MINNEAPOLIS (WCCO) — The staff at Gillette Children’s Specialty Healthcare is mourning the loss of one their nurse practitioners who was considered a pioneer in her field.
During Sarah Gutknecht’s nursing career, she took dozens of mission trips around the world, assisting in surgeries on children.
In this week’s Life Story, we learned she was only 54 years old when a medical crisis ended her own life.
On a daily basis she was teamed up with orthopedic surgeon, Dr. Tom Novacheck.
“She did have a way of connecting with children that a lot of people don’t have, even those of us who work in children’s orthopedics,” Novacheck said. “She used to say that should couldn’t believe she got paid to come to work every day at the hospital to play with children.”
As a pediatric nurse practitioner who specialized in orthopedics, Gutknecht worked closely with children born with disabilities and those who’d suffered a traumatic injury.
“Oftentimes when I’d open the clinic doors to go in, she’d be sitting on the floor with a child. Playing with them, talking with them,” he said.
He says when he started working with Gutknecht in 2003, it was clear she was passionate about her work.
“When I first met her I was struck by her zeal for learning and knowledge,” he said.
Gutknecht’s affection for children and her love of travel led her to volunteer with Operation Smile, a nonprofit that provides surgeries to children overseas.
She took nearly 30 mission trips to six continents.
“Some of those places that you go, southeast Asia for example, they just otherwise wouldn’t get any access to care, a lot of it is cleft lip, cleft palate. A lot of it is disfiguring.”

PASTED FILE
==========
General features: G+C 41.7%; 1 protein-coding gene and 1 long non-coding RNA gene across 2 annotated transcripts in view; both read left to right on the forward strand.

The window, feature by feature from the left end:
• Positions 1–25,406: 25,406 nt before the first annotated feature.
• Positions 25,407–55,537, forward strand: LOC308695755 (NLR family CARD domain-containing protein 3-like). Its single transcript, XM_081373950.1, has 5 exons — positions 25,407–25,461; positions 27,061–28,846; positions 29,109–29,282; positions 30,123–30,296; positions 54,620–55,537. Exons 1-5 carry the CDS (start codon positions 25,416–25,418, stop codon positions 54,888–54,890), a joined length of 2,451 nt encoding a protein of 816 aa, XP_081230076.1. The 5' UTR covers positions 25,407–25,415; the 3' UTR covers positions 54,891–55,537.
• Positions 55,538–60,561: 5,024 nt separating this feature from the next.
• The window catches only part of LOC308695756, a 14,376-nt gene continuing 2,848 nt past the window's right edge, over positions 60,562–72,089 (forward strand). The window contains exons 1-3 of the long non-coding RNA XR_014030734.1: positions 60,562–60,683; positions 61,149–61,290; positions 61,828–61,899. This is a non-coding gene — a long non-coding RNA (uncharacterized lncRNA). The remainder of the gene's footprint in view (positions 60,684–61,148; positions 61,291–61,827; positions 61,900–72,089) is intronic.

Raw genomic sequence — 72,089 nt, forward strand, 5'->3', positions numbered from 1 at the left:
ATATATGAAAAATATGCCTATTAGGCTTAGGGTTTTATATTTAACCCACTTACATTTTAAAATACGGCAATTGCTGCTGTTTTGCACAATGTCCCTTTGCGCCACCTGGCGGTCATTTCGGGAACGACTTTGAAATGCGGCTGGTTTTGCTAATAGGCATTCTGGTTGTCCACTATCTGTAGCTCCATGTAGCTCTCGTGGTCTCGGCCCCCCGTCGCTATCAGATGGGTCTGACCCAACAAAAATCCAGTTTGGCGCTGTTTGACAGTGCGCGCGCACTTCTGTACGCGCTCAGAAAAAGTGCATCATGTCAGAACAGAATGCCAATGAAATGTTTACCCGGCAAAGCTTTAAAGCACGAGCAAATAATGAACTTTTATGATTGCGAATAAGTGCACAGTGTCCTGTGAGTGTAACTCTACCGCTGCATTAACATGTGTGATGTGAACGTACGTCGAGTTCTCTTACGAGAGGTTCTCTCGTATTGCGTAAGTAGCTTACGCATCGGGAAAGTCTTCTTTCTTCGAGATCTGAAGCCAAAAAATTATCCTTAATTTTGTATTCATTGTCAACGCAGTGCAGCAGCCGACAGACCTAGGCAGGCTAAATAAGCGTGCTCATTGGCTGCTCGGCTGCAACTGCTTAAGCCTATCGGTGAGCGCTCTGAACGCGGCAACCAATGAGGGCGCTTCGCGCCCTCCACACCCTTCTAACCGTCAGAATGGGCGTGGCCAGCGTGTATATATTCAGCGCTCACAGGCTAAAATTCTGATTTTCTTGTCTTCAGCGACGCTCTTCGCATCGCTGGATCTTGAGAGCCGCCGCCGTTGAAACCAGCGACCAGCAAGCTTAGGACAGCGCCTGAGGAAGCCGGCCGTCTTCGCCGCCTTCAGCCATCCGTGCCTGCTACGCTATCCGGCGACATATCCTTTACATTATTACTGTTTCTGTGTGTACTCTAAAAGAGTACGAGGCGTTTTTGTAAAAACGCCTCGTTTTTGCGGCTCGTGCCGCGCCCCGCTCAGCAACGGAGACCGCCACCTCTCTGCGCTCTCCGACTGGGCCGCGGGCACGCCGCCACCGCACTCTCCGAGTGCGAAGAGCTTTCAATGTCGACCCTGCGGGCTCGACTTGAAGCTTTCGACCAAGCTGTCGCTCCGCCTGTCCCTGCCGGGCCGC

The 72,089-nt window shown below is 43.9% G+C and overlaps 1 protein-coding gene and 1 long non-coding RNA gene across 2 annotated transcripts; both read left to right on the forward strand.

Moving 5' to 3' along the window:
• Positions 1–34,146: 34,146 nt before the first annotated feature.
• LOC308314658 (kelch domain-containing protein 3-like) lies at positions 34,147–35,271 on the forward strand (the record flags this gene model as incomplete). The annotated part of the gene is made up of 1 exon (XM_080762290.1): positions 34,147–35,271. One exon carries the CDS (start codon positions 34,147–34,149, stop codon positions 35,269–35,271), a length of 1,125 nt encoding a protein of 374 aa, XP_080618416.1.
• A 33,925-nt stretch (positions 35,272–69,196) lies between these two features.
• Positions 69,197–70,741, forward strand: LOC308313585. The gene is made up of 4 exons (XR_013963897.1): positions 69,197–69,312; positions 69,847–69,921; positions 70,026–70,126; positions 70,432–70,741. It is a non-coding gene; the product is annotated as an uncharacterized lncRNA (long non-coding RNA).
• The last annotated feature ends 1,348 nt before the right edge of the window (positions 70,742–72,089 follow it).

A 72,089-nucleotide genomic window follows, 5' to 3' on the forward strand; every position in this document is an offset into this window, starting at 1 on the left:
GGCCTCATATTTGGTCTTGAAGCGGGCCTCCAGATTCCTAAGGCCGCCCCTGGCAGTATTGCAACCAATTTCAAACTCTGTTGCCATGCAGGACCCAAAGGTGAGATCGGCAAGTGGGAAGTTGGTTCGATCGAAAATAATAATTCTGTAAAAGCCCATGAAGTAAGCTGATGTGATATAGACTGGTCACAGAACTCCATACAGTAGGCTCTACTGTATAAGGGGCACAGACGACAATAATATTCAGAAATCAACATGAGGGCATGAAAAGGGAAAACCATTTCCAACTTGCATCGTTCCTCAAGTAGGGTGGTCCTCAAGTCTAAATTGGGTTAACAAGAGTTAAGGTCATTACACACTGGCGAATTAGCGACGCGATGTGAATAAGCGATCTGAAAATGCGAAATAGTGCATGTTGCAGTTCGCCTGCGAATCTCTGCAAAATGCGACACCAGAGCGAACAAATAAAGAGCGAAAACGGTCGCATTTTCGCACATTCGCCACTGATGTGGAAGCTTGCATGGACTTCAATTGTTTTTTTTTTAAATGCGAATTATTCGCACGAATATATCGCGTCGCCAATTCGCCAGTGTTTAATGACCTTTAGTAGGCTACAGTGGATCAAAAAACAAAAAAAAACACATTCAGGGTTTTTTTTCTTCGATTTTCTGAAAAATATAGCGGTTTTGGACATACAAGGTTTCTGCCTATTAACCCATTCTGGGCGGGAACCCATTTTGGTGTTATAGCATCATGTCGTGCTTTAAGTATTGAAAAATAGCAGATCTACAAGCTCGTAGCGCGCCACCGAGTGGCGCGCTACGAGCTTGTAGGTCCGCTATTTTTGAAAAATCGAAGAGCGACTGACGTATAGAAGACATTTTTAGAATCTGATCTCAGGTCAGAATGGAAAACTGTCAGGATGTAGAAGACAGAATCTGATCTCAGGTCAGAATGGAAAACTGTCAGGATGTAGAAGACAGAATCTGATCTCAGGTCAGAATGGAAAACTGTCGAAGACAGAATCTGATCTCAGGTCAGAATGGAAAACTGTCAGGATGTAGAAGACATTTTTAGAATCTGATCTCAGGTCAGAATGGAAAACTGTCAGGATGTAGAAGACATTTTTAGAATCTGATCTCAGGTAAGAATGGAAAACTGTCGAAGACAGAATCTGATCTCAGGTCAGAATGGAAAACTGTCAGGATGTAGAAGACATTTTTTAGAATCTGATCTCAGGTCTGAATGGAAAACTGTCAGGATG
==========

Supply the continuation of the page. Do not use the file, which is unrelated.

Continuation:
Gutknecht was an athlete, skilled at inline skating, cross country skiing and bicycling –often pulling in her hospital coworkers to join her.
“She just brought that energy and enthusiasm, and it builds and it grows,” Novacheck said.
In March 2016, Gutknecht was diagnosed with pancreatic cancer. She fought the disease for more than a year, but then in June of 2017 she went into hospice care.
“Most people know a diagnosis of pancreatic cancer is not a good one,” Novacheck said, adding that Gutknecht’s young patients and her colleagues greatly miss her smile and her laughter.
“For our patients, they ask, they wonder, they are sad. Now we say amongst ourselves, she continues on here because of the way we’re different,” he said.
Gutknecht was 54 years old when she died on August 24.
In her honor, Robichon’s Inline Skate School in Minneapolis will be teaching free inline skate lessons in exchange for donations to Operation Smile.